He shared a handout of his favorite wisdom with students. From Jeremiah: “You will seek me and find me when you seek me with all your heart.” From Theodore Roosevelt: “People don’t care how much you know until they know how much you care.” From Zig Zigler: “You are what you are and you are where you are because of what has gone into your mind. You can change what you are and you can change where you are by changing what goes into your mind.”  John C. Maxwell: “Change is inevitable, growth is optional.” And Rowden: “I am not in the burger business. I am in the people business.”

He was making excellent money for his age before he turned his life toward God, but Rowden believes deeply that the trajectory of his life and his greatest success was shaped by God’s blessing. He encourages students not to compartmentalize their faith from their business life.

“Listen to the Holy Spirit,” he says. “The Holy Spirit is the most untapped resource in the world.”  Those values are embedded in DHR’s corporate mission statement, to “excel in honoring God in all we do, especially in customer service, community involvement, and in offering opportunities for growth to our people.”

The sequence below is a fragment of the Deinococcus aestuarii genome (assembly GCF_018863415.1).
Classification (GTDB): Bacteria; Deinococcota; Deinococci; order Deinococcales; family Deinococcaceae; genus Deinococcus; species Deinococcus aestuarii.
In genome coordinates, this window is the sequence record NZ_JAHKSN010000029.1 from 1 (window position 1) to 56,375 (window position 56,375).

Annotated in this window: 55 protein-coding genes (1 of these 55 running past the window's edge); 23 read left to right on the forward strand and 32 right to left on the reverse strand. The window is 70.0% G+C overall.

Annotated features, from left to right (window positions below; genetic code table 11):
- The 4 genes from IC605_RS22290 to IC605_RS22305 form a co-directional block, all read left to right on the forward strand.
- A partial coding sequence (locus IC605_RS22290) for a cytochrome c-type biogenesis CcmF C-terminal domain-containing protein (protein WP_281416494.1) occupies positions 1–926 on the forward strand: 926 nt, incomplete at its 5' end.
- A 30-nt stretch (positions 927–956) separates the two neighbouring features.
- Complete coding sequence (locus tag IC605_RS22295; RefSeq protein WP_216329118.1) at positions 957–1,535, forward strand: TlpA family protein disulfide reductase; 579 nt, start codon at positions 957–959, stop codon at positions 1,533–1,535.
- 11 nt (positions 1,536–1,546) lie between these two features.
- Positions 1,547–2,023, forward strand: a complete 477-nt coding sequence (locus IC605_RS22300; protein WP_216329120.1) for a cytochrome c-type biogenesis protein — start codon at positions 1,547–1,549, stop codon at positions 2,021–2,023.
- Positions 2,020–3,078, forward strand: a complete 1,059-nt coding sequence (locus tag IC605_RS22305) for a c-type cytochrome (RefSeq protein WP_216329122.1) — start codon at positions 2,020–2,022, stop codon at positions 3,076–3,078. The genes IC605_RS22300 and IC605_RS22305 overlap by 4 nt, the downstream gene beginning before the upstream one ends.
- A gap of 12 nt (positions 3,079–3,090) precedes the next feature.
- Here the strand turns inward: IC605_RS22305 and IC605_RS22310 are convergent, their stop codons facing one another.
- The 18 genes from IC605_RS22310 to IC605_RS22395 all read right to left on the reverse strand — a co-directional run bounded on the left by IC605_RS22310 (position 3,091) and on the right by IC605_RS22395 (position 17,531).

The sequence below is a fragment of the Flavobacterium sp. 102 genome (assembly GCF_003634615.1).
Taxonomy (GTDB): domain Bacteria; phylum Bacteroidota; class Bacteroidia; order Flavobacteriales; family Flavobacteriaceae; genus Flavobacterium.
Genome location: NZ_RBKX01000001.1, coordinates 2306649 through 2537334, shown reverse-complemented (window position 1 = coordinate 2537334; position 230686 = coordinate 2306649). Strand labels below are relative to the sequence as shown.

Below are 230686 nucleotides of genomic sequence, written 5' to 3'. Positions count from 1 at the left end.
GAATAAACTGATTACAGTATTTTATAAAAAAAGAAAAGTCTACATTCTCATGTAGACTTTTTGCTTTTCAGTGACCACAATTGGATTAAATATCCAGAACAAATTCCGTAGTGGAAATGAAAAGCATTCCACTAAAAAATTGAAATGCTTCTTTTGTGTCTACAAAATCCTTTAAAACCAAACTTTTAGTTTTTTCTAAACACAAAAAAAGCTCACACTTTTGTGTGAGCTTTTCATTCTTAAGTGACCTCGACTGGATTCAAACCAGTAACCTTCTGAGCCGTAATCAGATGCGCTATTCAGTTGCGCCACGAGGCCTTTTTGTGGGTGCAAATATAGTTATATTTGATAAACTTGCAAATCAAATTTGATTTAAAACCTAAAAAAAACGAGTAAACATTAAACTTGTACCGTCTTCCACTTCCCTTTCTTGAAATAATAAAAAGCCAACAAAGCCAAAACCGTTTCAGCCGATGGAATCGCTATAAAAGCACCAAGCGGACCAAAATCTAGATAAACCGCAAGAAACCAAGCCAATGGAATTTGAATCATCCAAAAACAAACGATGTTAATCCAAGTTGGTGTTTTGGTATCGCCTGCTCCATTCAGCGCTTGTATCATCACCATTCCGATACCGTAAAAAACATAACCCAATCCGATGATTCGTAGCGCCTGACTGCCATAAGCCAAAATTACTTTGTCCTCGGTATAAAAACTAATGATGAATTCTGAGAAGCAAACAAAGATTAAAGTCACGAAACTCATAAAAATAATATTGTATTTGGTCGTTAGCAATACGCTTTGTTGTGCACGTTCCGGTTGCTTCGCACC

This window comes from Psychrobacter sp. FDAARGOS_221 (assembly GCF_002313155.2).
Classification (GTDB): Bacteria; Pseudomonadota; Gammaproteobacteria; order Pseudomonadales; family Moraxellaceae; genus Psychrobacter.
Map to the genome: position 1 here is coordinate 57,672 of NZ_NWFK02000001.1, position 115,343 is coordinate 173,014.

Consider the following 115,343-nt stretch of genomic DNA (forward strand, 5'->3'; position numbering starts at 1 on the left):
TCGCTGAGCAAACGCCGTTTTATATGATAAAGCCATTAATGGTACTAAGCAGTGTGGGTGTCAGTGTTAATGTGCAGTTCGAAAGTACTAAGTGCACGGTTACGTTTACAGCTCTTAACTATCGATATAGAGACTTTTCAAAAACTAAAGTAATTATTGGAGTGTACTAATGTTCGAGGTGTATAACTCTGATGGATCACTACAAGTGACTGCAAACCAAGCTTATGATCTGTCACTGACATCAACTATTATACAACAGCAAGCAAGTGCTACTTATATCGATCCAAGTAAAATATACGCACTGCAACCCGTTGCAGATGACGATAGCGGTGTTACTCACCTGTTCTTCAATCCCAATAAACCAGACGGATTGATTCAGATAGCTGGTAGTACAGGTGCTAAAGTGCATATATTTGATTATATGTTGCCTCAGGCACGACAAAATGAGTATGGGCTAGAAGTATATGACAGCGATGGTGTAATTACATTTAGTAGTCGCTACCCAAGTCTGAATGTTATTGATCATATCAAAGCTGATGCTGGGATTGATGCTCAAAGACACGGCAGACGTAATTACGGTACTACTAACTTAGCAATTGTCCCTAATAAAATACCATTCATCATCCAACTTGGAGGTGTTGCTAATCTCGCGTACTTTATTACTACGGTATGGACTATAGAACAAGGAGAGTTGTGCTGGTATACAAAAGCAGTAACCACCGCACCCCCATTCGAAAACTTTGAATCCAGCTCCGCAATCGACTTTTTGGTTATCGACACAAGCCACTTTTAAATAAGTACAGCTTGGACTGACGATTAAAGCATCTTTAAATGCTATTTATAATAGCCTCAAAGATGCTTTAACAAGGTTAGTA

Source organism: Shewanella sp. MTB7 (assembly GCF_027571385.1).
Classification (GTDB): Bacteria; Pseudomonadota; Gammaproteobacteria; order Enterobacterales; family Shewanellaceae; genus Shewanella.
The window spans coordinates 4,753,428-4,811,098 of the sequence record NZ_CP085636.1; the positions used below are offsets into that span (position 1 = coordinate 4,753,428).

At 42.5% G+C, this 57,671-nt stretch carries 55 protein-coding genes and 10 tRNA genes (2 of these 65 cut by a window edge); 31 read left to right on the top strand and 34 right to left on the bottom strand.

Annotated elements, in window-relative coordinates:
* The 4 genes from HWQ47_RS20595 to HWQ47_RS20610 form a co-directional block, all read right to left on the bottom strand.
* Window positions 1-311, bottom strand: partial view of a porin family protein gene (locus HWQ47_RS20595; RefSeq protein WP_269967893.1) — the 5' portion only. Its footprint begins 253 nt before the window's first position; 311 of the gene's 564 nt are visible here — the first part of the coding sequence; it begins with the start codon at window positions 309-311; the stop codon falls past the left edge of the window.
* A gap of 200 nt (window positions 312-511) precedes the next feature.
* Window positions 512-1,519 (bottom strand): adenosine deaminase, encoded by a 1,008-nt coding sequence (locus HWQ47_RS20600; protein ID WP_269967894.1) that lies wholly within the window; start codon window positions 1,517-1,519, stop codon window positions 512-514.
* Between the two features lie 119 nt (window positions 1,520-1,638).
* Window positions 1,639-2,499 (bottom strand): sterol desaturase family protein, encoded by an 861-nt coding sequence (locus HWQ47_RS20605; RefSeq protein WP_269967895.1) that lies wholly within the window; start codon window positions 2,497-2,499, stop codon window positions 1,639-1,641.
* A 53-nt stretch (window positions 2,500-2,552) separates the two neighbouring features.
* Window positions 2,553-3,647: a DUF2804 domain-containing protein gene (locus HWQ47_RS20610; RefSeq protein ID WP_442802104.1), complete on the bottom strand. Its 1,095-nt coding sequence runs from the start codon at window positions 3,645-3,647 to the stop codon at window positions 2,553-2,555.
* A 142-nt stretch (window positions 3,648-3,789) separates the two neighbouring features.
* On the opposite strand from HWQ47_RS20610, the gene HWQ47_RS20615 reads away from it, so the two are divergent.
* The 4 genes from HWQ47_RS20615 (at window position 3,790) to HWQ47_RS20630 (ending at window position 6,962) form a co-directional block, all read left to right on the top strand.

DHR Sonic Group was a winner of the Arkansas  Better Business Bureau 2017 Torch Award for Ethics. The award honors companies that demonstrate “best practices, leadership, social responsibility and high standards of organizational ethics that benefit their customers, employees, suppliers, shareholders and communities.”

Rowden left students with this remembrance of his father, who died a year ago: “I dropped out of college to manage my first Sonic. I decided I wasn’t patient enough to wait, even though I lacked only one class and student teaching to have my license. I got an offer to go to the little town of Walnut Ridge to re-open a store that had been dormant for many years.”

The facility was in horrible shape. It had been vandalized; there was graffiti on the walls and the bushes were taller than the eaves. He took his educator father with him to tour the abandoned property before telling him he had already accepted the job. He explained in detail what he wanted to do to bring it back to life–what equipment he would install, and how he would provide the best customer service. “Dad had a glazed look on his face,” Rowden said. He could have said, “Are you crazy?” But he didn’t. He said, “If anyone can do this, you can.” He paused, “I can’t remember all the times I have thought about that statement when things got really hard for me. I hope someday each of you have the opportunity to share those same words with someone.”

Entrepreneur Greg Rowden started out wanting to become a coach. And we think he is one.

More information about Sonic franchise opportunities is available on their website.


Greg Rowden and Graduate Assistant Noah Styles visit after the presentation.